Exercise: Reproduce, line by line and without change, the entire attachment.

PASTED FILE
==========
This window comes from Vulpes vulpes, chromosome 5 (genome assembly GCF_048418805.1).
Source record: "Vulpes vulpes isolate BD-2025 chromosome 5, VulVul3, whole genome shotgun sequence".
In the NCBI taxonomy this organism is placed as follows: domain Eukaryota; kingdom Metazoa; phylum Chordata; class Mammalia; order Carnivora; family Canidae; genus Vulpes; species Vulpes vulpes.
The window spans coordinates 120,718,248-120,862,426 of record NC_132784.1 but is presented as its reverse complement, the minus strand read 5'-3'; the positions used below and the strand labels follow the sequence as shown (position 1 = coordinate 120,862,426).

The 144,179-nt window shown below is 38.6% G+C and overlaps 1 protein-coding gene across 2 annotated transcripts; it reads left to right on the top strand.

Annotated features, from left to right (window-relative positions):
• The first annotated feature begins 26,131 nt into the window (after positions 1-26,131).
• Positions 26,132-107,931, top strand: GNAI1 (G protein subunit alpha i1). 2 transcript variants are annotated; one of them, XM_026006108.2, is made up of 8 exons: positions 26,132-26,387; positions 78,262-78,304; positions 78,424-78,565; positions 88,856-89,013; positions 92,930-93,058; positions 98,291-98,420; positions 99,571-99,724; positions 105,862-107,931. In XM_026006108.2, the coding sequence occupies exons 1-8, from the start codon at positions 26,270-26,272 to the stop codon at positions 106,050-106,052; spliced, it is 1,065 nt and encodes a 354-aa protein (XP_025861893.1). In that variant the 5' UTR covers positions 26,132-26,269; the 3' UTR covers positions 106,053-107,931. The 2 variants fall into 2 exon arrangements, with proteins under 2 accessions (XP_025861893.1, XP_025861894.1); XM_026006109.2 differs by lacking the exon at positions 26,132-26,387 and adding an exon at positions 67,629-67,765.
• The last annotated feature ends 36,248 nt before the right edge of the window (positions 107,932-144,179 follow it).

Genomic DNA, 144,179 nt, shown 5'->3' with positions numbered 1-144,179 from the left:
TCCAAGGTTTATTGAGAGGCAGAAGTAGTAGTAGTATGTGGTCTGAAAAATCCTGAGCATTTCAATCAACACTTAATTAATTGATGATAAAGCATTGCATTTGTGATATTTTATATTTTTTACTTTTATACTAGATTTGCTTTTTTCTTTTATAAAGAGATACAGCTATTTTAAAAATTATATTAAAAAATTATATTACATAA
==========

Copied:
This window comes from Vulpes vulpes, chromosome 5 (genome assembly GCF_048418805.1).
Source record: "Vulpes vulpes isolate BD-2025 chromosome 5, VulVul3, whole genome shotgun sequence".
In the NCBI taxonomy this organism is placed as follows: domain Eukaryota; kingdom Metazoa; phylum Chordata; class Mammalia; order Carnivora; family Canidae; genus Vulpes; species Vulpes vulpes.
The window spans coordinates 120,718,248-120,862,426 of record NC_132784.1 but is presented as its reverse complement, the minus strand read 5'-3'; the positions used below and the strand labels follow the sequence as shown (position 1 = coordinate 120,862,426).

The 144,179-nt window shown below is 38.6% G+C and overlaps 1 protein-coding gene across 2 annotated transcripts; it reads left to right on the top strand.

Annotated features, from left to right (window-relative positions):
• The first annotated feature begins 26,131 nt into the window (after positions 1-26,131).
• Positions 26,132-107,931, top strand: GNAI1 (G protein subunit alpha i1). 2 transcript variants are annotated; one of them, XM_026006108.2, is made up of 8 exons: positions 26,132-26,387; positions 78,262-78,304; positions 78,424-78,565; positions 88,856-89,013; positions 92,930-93,058; positions 98,291-98,420; positions 99,571-99,724; positions 105,862-107,931. In XM_026006108.2, the coding sequence occupies exons 1-8, from the start codon at positions 26,270-26,272 to the stop codon at positions 106,050-106,052; spliced, it is 1,065 nt and encodes a 354-aa protein (XP_025861893.1). In that variant the 5' UTR covers positions 26,132-26,269; the 3' UTR covers positions 106,053-107,931. The 2 variants fall into 2 exon arrangements, with proteins under 2 accessions (XP_025861893.1, XP_025861894.1); XM_026006109.2 differs by lacking the exon at positions 26,132-26,387 and adding an exon at positions 67,629-67,765.
• The last annotated feature ends 36,248 nt before the right edge of the window (positions 107,932-144,179 follow it).

Genomic DNA, 144,179 nt, shown 5'->3' with positions numbered 1-144,179 from the left:
TCCAAGGTTTATTGAGAGGCAGAAGTAGTAGTAGTATGTGGTCTGAAAAATCCTGAGCATTTCAATCAACACTTAATTAATTGATGATAAAGCATTGCATTTGTGATATTTTATATTTTTTACTTTTATACTAGATTTGCTTTTTTCTTTTATAAAGAGATACAGCTATTTTAAAAATTATATTAAAAAATTATATTACATAA